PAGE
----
"So long as COVID-19 spreads uncontrolled, older people will die in historic numbers, middle aged folks doomed to prolonged ICU stays to fight for their lives, hospitals will be overwhelmed, and most Americans terrified to leave homes, eat out, take the subway, or go to the park," he wrote. "There are two ways to end this. Let a vast swath of people catch COVID which is unthinkable, or break the epidemic. We must choose the latter."

Fauci, the top infections disease expert in the country, has spoken out against Trump's plan to quickly reopen the economy, warning administration officials and Republican lawmakers that scaling back social-distancing measures would "hamper efforts to mitigate the virus and would devastate hospitals," according to The Washington Post.

"It would be a major mistake to suggest any change of course when it comes to containment," Sen. Lindsey Graham, R-S.C., told the outlet. "I just spoke with Dr. Fauci — he believes that, if anything, we should be more aggressive and do more . . . You can't have a functioning economy if you have hospitals overflowing. People aren't going to go to work like that."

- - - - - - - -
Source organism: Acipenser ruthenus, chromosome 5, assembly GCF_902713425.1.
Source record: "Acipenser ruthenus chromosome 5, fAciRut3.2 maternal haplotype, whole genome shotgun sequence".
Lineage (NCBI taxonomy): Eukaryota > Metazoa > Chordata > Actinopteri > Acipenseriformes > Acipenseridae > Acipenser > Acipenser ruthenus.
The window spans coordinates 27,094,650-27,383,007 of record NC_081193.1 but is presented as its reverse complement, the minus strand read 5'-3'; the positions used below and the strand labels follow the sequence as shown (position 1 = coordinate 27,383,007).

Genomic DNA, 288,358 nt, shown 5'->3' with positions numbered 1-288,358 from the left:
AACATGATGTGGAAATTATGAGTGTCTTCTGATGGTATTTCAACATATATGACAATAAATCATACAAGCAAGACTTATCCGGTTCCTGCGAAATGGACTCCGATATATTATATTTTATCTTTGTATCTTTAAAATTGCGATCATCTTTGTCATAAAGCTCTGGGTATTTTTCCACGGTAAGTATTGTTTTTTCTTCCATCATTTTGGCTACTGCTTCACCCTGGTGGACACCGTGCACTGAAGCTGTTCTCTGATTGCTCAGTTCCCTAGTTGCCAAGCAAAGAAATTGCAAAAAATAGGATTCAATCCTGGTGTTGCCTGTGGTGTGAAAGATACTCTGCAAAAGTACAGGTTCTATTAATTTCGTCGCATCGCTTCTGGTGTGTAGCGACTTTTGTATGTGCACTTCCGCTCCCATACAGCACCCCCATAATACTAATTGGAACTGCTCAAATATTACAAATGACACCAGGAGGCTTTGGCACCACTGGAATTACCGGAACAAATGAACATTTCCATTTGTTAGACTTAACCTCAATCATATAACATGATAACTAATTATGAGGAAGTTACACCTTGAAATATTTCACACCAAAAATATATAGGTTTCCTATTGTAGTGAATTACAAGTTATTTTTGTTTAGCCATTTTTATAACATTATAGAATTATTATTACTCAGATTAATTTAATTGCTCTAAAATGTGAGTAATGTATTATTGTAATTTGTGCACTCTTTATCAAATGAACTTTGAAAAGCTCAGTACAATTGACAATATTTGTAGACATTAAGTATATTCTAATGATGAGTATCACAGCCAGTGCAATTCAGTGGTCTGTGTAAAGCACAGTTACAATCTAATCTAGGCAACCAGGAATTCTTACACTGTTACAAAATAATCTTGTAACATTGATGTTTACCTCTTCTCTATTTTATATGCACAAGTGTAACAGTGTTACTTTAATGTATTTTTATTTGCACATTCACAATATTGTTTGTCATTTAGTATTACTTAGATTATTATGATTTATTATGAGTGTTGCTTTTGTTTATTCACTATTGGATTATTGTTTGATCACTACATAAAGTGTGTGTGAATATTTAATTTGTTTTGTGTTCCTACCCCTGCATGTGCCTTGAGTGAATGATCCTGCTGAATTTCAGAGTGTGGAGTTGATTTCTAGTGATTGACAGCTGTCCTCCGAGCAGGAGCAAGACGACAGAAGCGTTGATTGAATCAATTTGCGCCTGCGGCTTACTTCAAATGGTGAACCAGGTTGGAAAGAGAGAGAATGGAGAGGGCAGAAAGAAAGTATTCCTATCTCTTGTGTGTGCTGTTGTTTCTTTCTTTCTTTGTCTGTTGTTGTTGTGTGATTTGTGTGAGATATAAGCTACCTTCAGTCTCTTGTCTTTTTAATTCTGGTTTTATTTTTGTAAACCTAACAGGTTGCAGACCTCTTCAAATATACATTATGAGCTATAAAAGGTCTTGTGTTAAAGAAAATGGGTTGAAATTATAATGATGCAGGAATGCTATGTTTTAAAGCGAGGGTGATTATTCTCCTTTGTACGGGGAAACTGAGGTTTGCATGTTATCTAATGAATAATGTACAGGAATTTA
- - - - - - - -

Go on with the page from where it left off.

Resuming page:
But after openly discussing his attempts to fact-check Trump's misleading statements in an interview with Science magazine, Trump may be "losing his patience" with Fauci, according to The Times.

Trump has "given more leeway" to Fauci to contradict him, because he knows the doctor is seen as credible, wrote The Times' Maggie Haberman, but the president's patience has "started to wear thin" after Fauci was seen as "taking shots" at Trump in his interviews.

By Igor Derysh

Igor Derysh is Salon's managing editor. His work has also appeared in the Los Angeles Times, Chicago Tribune, Boston Herald and Baltimore Sun.

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Aggregate Anthony Fauci Chloroquine Coronavirus Covid-19 Donald Trump Politics